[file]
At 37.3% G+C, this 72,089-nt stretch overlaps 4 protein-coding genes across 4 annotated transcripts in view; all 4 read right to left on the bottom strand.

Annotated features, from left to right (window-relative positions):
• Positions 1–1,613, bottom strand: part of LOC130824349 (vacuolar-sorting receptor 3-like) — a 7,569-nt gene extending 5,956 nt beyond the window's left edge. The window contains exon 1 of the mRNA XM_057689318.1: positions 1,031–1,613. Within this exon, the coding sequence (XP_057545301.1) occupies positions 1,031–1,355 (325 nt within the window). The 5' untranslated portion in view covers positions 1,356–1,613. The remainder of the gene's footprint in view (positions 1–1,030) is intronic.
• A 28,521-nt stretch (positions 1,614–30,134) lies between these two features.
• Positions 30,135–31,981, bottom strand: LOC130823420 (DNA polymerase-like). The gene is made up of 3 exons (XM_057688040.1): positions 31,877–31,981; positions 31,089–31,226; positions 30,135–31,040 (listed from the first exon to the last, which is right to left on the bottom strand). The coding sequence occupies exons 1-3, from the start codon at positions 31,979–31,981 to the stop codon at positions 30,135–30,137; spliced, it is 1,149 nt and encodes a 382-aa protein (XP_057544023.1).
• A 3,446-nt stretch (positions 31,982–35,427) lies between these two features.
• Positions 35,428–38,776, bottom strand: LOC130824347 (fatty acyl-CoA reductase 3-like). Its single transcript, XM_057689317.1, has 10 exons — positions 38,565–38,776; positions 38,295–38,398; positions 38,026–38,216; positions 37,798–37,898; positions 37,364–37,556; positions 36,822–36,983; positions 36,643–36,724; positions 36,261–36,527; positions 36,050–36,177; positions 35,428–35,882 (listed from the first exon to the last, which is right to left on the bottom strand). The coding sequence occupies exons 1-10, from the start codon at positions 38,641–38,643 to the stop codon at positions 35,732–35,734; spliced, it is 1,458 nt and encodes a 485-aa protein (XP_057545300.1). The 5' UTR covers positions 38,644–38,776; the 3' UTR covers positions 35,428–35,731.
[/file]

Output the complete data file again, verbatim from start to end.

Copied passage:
At 37.3% G+C, this 72,089-nt stretch overlaps 4 protein-coding genes across 4 annotated transcripts in view; all 4 read right to left on the bottom strand.

Annotated features, from left to right (window-relative positions):
• Positions 1–1,613, bottom strand: part of LOC130824349 (vacuolar-sorting receptor 3-like) — a 7,569-nt gene extending 5,956 nt beyond the window's left edge. The window contains exon 1 of the mRNA XM_057689318.1: positions 1,031–1,613. Within this exon, the coding sequence (XP_057545301.1) occupies positions 1,031–1,355 (325 nt within the window). The 5' untranslated portion in view covers positions 1,356–1,613. The remainder of the gene's footprint in view (positions 1–1,030) is intronic.
• A 28,521-nt stretch (positions 1,614–30,134) lies between these two features.
• Positions 30,135–31,981, bottom strand: LOC130823420 (DNA polymerase-like). The gene is made up of 3 exons (XM_057688040.1): positions 31,877–31,981; positions 31,089–31,226; positions 30,135–31,040 (listed from the first exon to the last, which is right to left on the bottom strand). The coding sequence occupies exons 1-3, from the start codon at positions 31,979–31,981 to the stop codon at positions 30,135–30,137; spliced, it is 1,149 nt and encodes a 382-aa protein (XP_057544023.1).
• A 3,446-nt stretch (positions 31,982–35,427) lies between these two features.
• Positions 35,428–38,776, bottom strand: LOC130824347 (fatty acyl-CoA reductase 3-like). Its single transcript, XM_057689317.1, has 10 exons — positions 38,565–38,776; positions 38,295–38,398; positions 38,026–38,216; positions 37,798–37,898; positions 37,364–37,556; positions 36,822–36,983; positions 36,643–36,724; positions 36,261–36,527; positions 36,050–36,177; positions 35,428–35,882 (listed from the first exon to the last, which is right to left on the bottom strand). The coding sequence occupies exons 1-10, from the start codon at positions 38,641–38,643 to the stop codon at positions 35,732–35,734; spliced, it is 1,458 nt and encodes a 485-aa protein (XP_057545300.1). The 5' UTR covers positions 38,644–38,776; the 3' UTR covers positions 35,428–35,731.